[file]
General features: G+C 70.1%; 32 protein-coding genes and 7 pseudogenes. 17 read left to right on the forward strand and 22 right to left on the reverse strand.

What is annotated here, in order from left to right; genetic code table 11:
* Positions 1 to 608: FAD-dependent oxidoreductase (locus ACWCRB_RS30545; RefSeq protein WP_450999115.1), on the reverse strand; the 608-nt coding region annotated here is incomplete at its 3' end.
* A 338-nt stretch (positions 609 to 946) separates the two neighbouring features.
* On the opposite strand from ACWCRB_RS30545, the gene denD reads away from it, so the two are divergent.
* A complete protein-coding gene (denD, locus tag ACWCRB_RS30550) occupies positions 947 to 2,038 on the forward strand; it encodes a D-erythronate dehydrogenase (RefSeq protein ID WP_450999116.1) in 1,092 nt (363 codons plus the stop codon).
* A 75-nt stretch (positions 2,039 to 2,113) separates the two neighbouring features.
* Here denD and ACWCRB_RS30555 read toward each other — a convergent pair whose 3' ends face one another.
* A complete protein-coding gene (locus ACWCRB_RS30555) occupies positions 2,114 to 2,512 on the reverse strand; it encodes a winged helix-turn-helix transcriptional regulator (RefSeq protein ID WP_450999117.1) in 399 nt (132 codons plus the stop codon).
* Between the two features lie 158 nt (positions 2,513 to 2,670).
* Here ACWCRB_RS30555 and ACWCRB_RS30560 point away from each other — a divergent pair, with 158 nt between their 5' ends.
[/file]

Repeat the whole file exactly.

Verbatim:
General features: G+C 70.1%; 32 protein-coding genes and 7 pseudogenes. 17 read left to right on the forward strand and 22 right to left on the reverse strand.

What is annotated here, in order from left to right; genetic code table 11:
* Positions 1 to 608: FAD-dependent oxidoreductase (locus ACWCRB_RS30545; RefSeq protein WP_450999115.1), on the reverse strand; the 608-nt coding region annotated here is incomplete at its 3' end.
* A 338-nt stretch (positions 609 to 946) separates the two neighbouring features.
* On the opposite strand from ACWCRB_RS30545, the gene denD reads away from it, so the two are divergent.
* A complete protein-coding gene (denD, locus tag ACWCRB_RS30550) occupies positions 947 to 2,038 on the forward strand; it encodes a D-erythronate dehydrogenase (RefSeq protein ID WP_450999116.1) in 1,092 nt (363 codons plus the stop codon).
* A 75-nt stretch (positions 2,039 to 2,113) separates the two neighbouring features.
* Here denD and ACWCRB_RS30555 read toward each other — a convergent pair whose 3' ends face one another.
* A complete protein-coding gene (locus ACWCRB_RS30555) occupies positions 2,114 to 2,512 on the reverse strand; it encodes a winged helix-turn-helix transcriptional regulator (RefSeq protein ID WP_450999117.1) in 399 nt (132 codons plus the stop codon).
* Between the two features lie 158 nt (positions 2,513 to 2,670).
* Here ACWCRB_RS30555 and ACWCRB_RS30560 point away from each other — a divergent pair, with 158 nt between their 5' ends.